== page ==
Kodak ESP 7
Too many corners cut?
Review Although a late arrival at the inkjet printer ball, Kodak’s wealth of photographic and imaging knowledge has helped carve it a clever niche in the market. Its current advertising run, stressing the low cost of running its machines, shows where it’s aiming.
All the machines in the ESP range use the same print engine, which employs one cartridge for black text, and another with CMYK inks and a transparent cover layer. By keeping the cost of these components down, Kodak fulfils its low-cost claims. I calculate a black page at 1.7p and a colour one at 5.5p, both the lowest in their respective categories.
With running costs out of the way, how does the rest of the machine pan out? Its black case, with flat front and hinged control panel, lack a couple of the things most of the other machines have. There’s no ADF, so only single-page copies are possible, and there’s no fax. The control panel looks a bit empty without a numeric pad, though it does leave plenty of room for the 76mm OLED display.
Duplex print is supported and is relatively quicker than most, but only in comparison with the slow single-sided speeds of 5.0ppm for black and 2.0ppm for colour – the colour figure is the slowest in the group.
Print quality is generally good, with crisp black text, slightly mottled colour graphics and natural, well-coloured photos. This is another noisy printer, with measured peaks of 68dBA, and Kodak takes back some of its low consumables cost by reducing the feature set of the printer.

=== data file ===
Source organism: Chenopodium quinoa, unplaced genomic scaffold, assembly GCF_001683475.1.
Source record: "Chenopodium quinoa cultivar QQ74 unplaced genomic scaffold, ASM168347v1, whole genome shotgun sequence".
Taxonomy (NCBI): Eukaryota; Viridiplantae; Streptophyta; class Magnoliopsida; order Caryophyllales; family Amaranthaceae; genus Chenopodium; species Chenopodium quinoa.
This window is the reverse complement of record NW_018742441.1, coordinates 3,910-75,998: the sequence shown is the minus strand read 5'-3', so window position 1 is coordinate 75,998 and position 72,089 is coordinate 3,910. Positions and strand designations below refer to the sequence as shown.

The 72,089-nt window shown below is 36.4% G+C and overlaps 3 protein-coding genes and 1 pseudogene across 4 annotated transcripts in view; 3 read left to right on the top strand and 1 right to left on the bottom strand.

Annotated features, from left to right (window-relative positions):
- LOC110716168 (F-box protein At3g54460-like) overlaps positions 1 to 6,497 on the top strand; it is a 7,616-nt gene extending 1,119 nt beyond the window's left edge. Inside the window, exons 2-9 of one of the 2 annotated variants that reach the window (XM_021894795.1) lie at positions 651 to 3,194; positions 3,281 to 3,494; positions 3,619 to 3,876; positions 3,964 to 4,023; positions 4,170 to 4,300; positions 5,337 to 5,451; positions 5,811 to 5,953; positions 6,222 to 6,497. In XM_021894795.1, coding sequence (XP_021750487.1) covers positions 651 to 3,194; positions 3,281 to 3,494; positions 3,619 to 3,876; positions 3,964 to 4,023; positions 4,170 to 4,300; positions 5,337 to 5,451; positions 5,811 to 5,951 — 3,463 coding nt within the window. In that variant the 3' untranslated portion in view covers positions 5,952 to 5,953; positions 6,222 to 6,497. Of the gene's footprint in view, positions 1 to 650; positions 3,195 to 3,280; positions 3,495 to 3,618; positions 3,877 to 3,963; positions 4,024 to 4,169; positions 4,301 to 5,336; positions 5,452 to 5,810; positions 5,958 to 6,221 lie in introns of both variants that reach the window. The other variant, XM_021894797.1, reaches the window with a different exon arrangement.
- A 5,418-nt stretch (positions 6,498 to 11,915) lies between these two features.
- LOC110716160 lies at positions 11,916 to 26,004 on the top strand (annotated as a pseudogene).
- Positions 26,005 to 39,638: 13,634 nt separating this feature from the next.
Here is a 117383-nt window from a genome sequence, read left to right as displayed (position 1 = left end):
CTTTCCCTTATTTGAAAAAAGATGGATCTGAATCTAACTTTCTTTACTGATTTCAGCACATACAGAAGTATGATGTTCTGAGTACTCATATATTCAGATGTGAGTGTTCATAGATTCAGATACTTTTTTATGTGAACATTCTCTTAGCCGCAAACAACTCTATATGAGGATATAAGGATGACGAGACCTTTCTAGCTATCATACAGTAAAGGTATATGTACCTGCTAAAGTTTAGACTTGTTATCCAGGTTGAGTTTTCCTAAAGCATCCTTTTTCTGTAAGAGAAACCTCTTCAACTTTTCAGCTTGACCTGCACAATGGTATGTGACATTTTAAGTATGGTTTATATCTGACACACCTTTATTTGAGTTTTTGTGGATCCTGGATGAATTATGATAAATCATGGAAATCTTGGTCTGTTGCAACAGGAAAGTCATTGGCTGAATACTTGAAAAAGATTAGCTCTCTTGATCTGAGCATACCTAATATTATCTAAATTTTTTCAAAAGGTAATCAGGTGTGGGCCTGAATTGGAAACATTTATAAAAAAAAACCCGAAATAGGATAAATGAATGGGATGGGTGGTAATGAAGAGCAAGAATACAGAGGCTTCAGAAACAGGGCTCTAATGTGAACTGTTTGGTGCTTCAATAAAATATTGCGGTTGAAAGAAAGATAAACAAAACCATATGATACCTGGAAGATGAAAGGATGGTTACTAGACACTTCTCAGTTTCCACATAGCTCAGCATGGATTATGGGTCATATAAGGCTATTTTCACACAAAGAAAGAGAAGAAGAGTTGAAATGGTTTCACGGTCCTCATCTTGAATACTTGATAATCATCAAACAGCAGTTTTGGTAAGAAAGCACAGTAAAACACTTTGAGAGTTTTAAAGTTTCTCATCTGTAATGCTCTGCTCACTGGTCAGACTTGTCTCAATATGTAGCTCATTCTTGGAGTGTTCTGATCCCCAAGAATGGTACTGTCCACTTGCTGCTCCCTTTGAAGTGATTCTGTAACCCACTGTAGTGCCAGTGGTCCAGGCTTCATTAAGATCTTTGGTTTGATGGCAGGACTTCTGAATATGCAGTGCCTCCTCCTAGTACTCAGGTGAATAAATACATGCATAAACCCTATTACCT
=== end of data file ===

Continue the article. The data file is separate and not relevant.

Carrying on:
The Kodak delivers running costs, but with no ADF or fax capability, it doesn't stand up so well against those that do. Overall, this makes it a poor-value offering. ®
Next: Lexmark Intuition S505
All-in-One Inkjet Printer Group Test
Kodak ESP 7
Not really sure about the quality of this review.
Why worry about cost per page if you are going to ignore the base cost of the printer?
A quick example is Commet were doing the ESP7 (when I bought mine) for under £100.
Your listed price is around £130 for it, which is fine I suppose, but then it gets marked down for them skipping FAX...., yet you comment the HP @ £200 for having fax, yet bugger all inbuit display which is only good for 'buisness' use.
Are we getting a review for a home all in one or a small home buisness? I am sure if I wanted Fax I could of coffed up the extra £70.
As it happens when I got my ESP 7, I also got buy one get one 1/2 price on printer ink, so I picked up a bunch of black and colour inks.
Now I do not think the ESP should of won the award, but there was no mention that I noticed of setup, in particular for wireless and wired. (wireless being a bit of a pain on the ESP, and I know from experiance I had to wait a few months for drivers to be updated to get the network scanning to work right).
However my biggest grip is the size of the drivers and the interface thing Kodak make you use. I would of found this article more intresting if these topics were tackled as well as some comments around features and cost per page.
All in all, there was some text written on the page and some pictures of printers and some 'intresting' charts..... (ok so the information on printer noise might of made me buy a diffrent printer than the ESP7 as by god its a noisy beast, in particular if your sharing a house and its in the hall, or maybe you have kidds asleep).
< The noble handgrenade.